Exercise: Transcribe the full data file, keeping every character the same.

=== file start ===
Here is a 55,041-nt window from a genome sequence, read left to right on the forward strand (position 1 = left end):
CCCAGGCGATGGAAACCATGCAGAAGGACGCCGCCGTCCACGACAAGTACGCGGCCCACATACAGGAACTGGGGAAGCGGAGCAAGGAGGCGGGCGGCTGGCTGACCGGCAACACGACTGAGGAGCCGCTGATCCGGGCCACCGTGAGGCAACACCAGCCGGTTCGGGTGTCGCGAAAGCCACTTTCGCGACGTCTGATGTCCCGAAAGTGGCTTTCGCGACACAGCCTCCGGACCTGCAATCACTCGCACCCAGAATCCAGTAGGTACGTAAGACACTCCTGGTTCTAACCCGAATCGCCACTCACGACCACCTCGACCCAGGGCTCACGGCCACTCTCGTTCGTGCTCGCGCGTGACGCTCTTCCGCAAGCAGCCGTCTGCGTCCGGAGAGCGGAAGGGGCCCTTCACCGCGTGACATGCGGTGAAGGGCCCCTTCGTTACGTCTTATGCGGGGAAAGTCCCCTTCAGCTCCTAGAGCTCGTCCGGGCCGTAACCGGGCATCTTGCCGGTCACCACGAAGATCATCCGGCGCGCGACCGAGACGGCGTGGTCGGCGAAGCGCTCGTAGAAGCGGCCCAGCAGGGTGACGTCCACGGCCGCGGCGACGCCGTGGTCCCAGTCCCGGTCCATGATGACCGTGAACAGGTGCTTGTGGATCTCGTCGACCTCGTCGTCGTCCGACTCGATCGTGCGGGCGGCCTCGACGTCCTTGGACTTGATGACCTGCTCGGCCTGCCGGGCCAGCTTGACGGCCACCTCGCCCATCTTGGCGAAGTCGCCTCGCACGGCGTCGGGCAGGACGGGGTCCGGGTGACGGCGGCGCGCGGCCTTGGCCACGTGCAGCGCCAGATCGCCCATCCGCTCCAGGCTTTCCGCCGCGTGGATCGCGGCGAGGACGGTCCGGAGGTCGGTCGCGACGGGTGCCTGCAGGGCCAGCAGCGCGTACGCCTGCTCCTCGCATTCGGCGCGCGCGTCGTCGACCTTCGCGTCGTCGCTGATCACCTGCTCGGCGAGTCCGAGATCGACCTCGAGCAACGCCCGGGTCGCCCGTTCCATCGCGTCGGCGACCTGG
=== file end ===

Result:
Here is a 55,041-nt window from a genome sequence, read left to right on the forward strand (position 1 = left end):
CCCAGGCGATGGAAACCATGCAGAAGGACGCCGCCGTCCACGACAAGTACGCGGCCCACATACAGGAACTGGGGAAGCGGAGCAAGGAGGCGGGCGGCTGGCTGACCGGCAACACGACTGAGGAGCCGCTGATCCGGGCCACCGTGAGGCAACACCAGCCGGTTCGGGTGTCGCGAAAGCCACTTTCGCGACGTCTGATGTCCCGAAAGTGGCTTTCGCGACACAGCCTCCGGACCTGCAATCACTCGCACCCAGAATCCAGTAGGTACGTAAGACACTCCTGGTTCTAACCCGAATCGCCACTCACGACCACCTCGACCCAGGGCTCACGGCCACTCTCGTTCGTGCTCGCGCGTGACGCTCTTCCGCAAGCAGCCGTCTGCGTCCGGAGAGCGGAAGGGGCCCTTCACCGCGTGACATGCGGTGAAGGGCCCCTTCGTTACGTCTTATGCGGGGAAAGTCCCCTTCAGCTCCTAGAGCTCGTCCGGGCCGTAACCGGGCATCTTGCCGGTCACCACGAAGATCATCCGGCGCGCGACCGAGACGGCGTGGTCGGCGAAGCGCTCGTAGAAGCGGCCCAGCAGGGTGACGTCCACGGCCGCGGCGACGCCGTGGTCCCAGTCCCGGTCCATGATGACCGTGAACAGGTGCTTGTGGATCTCGTCGACCTCGTCGTCGTCCGACTCGATCGTGCGGGCGGCCTCGACGTCCTTGGACTTGATGACCTGCTCGGCCTGCCGGGCCAGCTTGACGGCCACCTCGCCCATCTTGGCGAAGTCGCCTCGCACGGCGTCGGGCAGGACGGGGTCCGGGTGACGGCGGCGCGCGGCCTTGGCCACGTGCAGCGCCAGATCGCCCATCCGCTCCAGGCTTTCCGCCGCGTGGATCGCGGCGAGGACGGTCCGGAGGTCGGTCGCGACGGGTGCCTGCAGGGCCAGCAGCGCGTACGCCTGCTCCTCGCATTCGGCGCGCGCGTCGTCGACCTTCGCGTCGTCGCTGATCACCTGCTCGGCGAGTCCGAGATCGACCTCGAGCAACGCCCGGGTCGCCCGTTCCATCGCGTCGGCGACCTGG